Shara Hughes (b. 1981, Atlanta) uses dizzying brushwork, vibrant colors, and shifting perspectives to make paintings that defy many of the existing conventions associated with the landscape genre. Natural motifs and patterned elements recur throughout Hughes’s pictures: snake-like trees, floating moons, distorted reflections in bodies of water, and stippled night skies appear in various permutations, synchronized with harder-to-define forms in which abstract and representational impulses co-exist in unorthodox harmony. Hughes’s process rarely involves reference images; instead, she transposes the psychological complexity of her interior world into lush and layered compositions. She often mixes pigment directly atop her surfaces, and in this way creates intuitive, one-of-a-kind color palettes that simultaneously point to art historical movements like color field painting and Post-Impressionism. As she engages with these open-ended experiments in image-making, Hughes depicts kaleidoscopic visions of flora and fauna in processes of constant evolution.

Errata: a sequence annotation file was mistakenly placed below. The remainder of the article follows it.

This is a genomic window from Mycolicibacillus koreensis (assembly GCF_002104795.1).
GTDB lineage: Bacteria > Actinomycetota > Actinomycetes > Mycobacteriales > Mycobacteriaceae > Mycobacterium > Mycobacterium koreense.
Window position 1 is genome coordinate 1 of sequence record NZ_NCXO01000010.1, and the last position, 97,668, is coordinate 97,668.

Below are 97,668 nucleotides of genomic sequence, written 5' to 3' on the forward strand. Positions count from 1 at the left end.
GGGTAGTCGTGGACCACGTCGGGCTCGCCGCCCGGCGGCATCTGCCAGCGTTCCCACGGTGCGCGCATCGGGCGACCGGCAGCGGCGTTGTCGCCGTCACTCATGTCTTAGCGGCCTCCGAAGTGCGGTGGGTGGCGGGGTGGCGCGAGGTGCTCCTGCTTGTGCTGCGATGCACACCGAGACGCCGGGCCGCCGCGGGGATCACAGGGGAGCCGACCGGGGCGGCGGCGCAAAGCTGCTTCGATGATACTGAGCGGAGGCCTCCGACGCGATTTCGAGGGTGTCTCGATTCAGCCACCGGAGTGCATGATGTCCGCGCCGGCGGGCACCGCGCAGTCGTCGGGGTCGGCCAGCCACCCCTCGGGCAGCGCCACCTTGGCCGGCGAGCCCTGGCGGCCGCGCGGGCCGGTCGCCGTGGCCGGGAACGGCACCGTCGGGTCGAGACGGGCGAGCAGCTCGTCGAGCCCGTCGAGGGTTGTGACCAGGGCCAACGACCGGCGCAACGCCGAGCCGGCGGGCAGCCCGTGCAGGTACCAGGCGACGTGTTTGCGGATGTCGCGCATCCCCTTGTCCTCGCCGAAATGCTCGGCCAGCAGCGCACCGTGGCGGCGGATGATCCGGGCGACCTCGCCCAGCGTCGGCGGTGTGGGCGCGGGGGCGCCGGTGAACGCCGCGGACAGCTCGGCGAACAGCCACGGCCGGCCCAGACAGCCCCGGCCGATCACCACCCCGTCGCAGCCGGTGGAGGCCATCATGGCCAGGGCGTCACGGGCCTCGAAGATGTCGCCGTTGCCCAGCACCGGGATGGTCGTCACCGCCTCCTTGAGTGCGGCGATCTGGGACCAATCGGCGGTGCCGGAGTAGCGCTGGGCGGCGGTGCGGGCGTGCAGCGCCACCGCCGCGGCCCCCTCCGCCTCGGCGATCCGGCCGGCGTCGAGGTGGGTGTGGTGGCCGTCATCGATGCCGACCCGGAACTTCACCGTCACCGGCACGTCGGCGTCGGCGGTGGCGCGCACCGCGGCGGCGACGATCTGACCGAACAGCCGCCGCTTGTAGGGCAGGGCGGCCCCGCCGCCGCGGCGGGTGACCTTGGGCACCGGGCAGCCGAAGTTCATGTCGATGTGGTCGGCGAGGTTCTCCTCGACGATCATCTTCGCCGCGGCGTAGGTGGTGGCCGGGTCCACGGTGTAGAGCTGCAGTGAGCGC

Shara Hughes (b. 1981, Atlanta) is currently the subject of a solo exhibition at the Yuz Museum, Shanghai, on view through January 9, 2022, and will be the subject of a solo show at Kunstmuseum Luzern, Switzerland, in 2022. Hughes was also recently the subject of solo exhibitions at the Contemporary Art Museum St. Louis (2021); Garden Museum, London (2021); Aspen Museum of Art, Colorado (2021); and Le Consortium, Dijon, France (2021). Recent group exhibitions include The Beatitudes of Malibu, David Kordansky Gallery, Los Angeles (2021); America Will BE! Surveying the Contemporary Landscape, Dallas Museum of Art (2019); and Whitney Biennial 2017, Whitney Museum of American Art, New York. Her work is in the permanent collections of institutions including The Metropolitan Museum of Art, New York; Denver Art Museum; High Museum of Art, Atlanta; M WOODS, Beijing; and Smithsonian American Art Museum, Washington, D.C., among others. Hughes lives and works in Brooklyn, New York.